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a liberal education was the lad's ambition. At his place by the door in summer, and at a window in winter, sitting in a constrained posture, he received the sunlight of knowledge, as it were, through a crevice in the roof, instead of by the effulgence poured in through the surrounding windows; besides the disability of sight, suffering from the incessant interruption consequent upon strict attention to the store, and the constant earvigilance necessary to distinguish customers from idlers. But the preparation for college was accomplished without assistance, except in the use of Latin and Greek dictionaries; and the Freshman class was entered in 1839, at Illinois College, situated in Jacksonville, then under the presidency of Dr. Edward Beecher. The regular course was pursued until the latter part of the Senior year (with the exception of Greek, which was discontinued on account of eyesight, at the close of the Sophomore year), and the clerkship at the store faithfully maintained. Much interest was manifested by the excellent people of Jacksonville in his progress, for he was a favourite; and all went on prosperously till the spring of 1843, his last collegiate year, when health suddenly gave way, as we have mentioned; and separation from books and a regimen of horseback riding were prescribed as essential.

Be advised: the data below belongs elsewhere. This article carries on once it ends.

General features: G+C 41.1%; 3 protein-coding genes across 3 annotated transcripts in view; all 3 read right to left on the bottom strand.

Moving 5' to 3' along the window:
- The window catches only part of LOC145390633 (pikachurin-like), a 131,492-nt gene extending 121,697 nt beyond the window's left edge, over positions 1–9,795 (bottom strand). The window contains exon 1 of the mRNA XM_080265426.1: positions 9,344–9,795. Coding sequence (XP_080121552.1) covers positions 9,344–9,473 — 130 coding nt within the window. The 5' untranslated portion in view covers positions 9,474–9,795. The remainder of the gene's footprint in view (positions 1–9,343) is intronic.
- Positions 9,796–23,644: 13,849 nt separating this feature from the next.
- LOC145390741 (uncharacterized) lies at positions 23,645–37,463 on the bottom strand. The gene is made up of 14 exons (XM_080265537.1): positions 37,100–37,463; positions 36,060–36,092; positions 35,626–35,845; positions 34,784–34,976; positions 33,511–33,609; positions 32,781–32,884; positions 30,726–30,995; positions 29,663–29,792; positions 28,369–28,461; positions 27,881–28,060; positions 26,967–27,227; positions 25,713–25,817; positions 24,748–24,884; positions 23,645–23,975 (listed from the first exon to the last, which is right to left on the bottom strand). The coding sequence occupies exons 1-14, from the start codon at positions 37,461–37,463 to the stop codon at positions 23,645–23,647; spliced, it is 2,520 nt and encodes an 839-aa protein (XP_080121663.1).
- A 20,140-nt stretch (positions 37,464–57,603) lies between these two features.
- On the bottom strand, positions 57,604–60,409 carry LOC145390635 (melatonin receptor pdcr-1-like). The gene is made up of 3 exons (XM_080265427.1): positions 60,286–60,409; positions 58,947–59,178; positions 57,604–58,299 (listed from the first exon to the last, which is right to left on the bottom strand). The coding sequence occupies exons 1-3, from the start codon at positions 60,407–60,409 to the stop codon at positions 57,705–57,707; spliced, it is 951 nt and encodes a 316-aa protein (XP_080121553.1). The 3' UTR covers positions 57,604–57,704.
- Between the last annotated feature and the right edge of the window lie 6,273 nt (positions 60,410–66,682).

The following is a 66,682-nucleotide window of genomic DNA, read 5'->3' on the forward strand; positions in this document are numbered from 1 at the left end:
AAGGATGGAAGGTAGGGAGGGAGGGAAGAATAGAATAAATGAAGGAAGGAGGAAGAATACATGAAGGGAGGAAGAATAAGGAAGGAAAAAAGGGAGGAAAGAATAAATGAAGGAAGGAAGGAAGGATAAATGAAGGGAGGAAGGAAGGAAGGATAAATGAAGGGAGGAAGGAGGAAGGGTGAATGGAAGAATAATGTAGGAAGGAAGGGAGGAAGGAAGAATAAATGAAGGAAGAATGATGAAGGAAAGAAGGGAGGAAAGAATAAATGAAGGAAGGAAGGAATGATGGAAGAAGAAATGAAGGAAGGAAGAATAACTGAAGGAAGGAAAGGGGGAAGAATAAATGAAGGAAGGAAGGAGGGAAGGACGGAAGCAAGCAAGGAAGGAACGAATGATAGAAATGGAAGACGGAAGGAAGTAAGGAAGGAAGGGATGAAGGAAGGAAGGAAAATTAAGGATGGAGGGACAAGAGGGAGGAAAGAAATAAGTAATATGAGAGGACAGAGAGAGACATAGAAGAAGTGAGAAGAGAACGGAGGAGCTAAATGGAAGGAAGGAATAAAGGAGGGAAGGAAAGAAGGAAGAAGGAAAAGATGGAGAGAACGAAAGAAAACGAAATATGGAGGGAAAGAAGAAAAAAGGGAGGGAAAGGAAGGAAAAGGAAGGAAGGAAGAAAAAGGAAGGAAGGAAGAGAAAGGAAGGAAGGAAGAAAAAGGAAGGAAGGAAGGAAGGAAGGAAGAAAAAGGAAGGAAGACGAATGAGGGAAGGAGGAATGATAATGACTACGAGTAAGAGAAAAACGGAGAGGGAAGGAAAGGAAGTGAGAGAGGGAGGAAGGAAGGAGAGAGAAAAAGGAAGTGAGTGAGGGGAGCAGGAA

"From childhood, Milburn had been the subject of religious impressions. The teachings of parents and the conversations of visiting clergy were received into a susceptible heart. The emotions, however, excited by religious truth were evanescent, like all emotions of childhood. The tide of boy-feeling ebbs and flows with a rapidity only equalled by its strength. There is the sorrow, the dash of tears, the forgetfulness, the glee, and the sky of the boy's heart as clear and blue as ever. But at fourteen, impressions became abiding, and he united with the Methodist Church.

"At a very early age, he had an unwavering presentiment that he should be a preacher; but with college life and its success, especially in declamation, debate, and composition, new ambitions were engendered, and a wider field became the object of aspiration. His father's home had always been the resort of the travelling Methodist preachers. He had listened to their

stories, their escapes, their religious experience and exhortations with absorbed interest: they were the Knight Templars of his life-romance; and through early years, all encouragement to be himself a Methodist preacher met with a responsive throb.